Some of his fiercest critics are tea-party activists. He is being grilled over his support for bank bailouts and health-care legislation. The free-market Club for Growth is urging his defeat. A prominent right-wing blogger has denounced him for casting “scores and scores of bad votes throughout his tenure in Congress.”
And he’s a Utah Republican whose lifetime rating from the American Conservative Union is nearly 84 percent.
Endorsed by Dick Cheney, Newt Gingrich, and Mitt Romney, Sen. Bob Bennett may seem an unlikely target of Republican anger in the Age of Obama. Yet his perceived deviations from small-government orthodoxy have earned him a bevy of GOP challengers as he seeks a fourth term in office. “I have to work harder in this campaign than I’ve ever worked before,” Bennett says.
He is now running the gauntlet of Utah’s quirky primary system. On March 23, the state held neighborhood caucuses, in which voters picked delegates to attend the May 8 GOP convention in Salt Lake City. There was a surge of grassroots participation: According to the Deseret News, no more than 25 percent (and perhaps only 20 percent) of the 2008 Republican state delegates were reelected in 2010. The convention uses three rounds of voting to shrink the GOP field, with the third ballot (if necessary) pitting the top two candidates against each other. If a candidate garners 60 percent of the vote on any of the three ballots, he automatically becomes the Republican Senate nominee; if not, the two finalists square off in a statewide primary race, culminating in June.
In an April 10 straw poll of delegates to the Weber County GOP convention, the 76-year-old Bennett placed third with 106 votes, behind Cherilyn Eagar (129 votes) and Mike Lee (150 votes). While the delegates surveyed were county delegates, not state delegates, the result was still significant. It was the sixth straw-poll win for Lee, who has emerged as the frontrunner among Bennett’s seven primary rivals.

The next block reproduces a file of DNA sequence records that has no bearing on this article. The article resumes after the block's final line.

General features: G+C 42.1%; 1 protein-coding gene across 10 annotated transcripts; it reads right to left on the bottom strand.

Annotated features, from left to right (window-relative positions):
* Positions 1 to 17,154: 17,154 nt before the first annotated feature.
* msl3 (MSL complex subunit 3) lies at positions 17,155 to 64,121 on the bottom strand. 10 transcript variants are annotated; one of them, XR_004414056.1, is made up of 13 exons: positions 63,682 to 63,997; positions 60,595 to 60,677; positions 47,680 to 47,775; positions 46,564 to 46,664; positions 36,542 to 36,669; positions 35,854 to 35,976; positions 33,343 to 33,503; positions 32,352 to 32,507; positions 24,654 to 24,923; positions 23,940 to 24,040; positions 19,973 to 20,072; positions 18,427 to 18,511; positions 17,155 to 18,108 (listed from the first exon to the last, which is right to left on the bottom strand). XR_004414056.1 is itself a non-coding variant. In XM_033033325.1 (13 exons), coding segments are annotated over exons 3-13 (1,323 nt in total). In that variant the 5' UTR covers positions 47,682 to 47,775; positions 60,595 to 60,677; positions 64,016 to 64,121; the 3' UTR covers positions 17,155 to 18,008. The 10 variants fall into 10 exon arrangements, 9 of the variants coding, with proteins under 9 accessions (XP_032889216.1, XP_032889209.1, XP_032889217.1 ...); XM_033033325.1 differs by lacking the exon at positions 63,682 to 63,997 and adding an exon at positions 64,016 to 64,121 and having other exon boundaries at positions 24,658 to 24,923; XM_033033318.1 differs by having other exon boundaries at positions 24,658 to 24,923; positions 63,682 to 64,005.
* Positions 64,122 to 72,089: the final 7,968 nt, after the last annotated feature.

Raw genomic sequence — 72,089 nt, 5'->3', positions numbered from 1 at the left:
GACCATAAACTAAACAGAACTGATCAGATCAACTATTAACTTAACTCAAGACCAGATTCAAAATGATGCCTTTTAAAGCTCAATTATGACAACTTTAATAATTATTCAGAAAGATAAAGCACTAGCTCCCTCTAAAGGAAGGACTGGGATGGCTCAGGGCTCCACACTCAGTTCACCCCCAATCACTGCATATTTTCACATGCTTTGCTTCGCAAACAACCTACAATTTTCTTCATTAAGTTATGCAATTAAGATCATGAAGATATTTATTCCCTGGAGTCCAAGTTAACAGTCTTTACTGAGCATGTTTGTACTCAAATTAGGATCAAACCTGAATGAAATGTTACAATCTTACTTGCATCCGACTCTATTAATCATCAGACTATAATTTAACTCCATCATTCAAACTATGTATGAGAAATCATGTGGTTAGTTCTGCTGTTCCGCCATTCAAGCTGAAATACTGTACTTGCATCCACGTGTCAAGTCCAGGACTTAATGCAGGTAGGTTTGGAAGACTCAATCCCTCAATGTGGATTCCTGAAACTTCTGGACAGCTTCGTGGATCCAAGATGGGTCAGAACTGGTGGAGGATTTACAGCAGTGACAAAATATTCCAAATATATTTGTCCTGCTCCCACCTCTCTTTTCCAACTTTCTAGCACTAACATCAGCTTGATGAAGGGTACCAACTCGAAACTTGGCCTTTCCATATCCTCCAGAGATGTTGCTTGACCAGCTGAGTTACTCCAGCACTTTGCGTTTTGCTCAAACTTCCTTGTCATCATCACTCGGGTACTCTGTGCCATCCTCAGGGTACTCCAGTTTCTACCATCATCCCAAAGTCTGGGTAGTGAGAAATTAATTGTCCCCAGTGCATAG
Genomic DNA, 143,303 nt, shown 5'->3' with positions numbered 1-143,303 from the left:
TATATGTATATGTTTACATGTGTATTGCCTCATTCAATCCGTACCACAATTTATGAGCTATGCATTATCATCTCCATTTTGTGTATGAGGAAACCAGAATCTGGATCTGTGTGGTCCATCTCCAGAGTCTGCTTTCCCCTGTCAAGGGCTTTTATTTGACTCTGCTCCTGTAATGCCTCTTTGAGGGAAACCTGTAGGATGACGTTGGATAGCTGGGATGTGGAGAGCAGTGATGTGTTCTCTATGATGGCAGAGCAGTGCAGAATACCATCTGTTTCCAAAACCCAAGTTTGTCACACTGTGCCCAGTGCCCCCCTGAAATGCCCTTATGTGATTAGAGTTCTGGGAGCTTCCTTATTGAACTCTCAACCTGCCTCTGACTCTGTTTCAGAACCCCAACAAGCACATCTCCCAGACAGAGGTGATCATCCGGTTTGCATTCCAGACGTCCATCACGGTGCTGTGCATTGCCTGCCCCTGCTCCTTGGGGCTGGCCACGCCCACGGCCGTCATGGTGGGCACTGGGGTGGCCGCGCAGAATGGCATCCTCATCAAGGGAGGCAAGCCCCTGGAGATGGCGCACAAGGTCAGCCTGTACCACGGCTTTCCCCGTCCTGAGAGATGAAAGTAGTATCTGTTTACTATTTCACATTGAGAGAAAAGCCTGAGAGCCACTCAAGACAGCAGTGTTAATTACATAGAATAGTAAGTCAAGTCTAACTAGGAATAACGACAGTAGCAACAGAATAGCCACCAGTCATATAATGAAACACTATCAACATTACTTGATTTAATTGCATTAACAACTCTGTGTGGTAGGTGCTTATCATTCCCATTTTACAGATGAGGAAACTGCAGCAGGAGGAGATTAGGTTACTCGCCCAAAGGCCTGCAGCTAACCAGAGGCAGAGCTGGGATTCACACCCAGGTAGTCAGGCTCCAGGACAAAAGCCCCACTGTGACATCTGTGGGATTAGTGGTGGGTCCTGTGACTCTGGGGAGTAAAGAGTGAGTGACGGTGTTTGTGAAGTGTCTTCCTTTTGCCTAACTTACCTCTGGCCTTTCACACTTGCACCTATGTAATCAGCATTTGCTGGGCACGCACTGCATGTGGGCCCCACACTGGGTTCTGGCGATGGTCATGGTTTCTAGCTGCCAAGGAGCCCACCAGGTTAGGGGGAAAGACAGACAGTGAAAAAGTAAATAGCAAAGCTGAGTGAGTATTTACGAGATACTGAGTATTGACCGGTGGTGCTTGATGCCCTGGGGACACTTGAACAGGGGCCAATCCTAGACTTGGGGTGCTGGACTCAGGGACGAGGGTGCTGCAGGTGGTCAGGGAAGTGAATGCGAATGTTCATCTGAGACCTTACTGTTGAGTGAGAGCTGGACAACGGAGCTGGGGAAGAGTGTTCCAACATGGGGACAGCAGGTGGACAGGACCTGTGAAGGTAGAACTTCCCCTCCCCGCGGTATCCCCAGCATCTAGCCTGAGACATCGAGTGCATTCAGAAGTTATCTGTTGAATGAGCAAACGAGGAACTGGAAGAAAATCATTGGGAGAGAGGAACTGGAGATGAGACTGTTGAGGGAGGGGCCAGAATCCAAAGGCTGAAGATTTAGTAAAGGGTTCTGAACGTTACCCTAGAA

“Senator Bennett’s a good man,” says the 38-year-old attorney, but Utahns are “ready for a new generation of leaders.” Lee, who previously served as general counsel to former Utah governor Jon Huntsman and clerked for Supreme Court justice Samuel Alito, describes his agenda as a restoration of constitutional principles. He is sharply critical not just of President Obama, but also of President Bush. Lee disparagingly refers to the Troubled Asset Relief Program (TARP), the Medicare Modernization Act (which introduced a new prescription-drug entitlement, known as Medicare Part D), and the No Child Left Behind Act as “the Bush-era trifecta.” He zings Bennett for favoring the first two, while crediting him for opposing the last one. “No Child Left Behind openly flouted the idea of state sovereignty,” Lee complains, and TARP “was arguably the largest redistribution of wealth, up to that point, ever encapsulated in one piece of legislation.”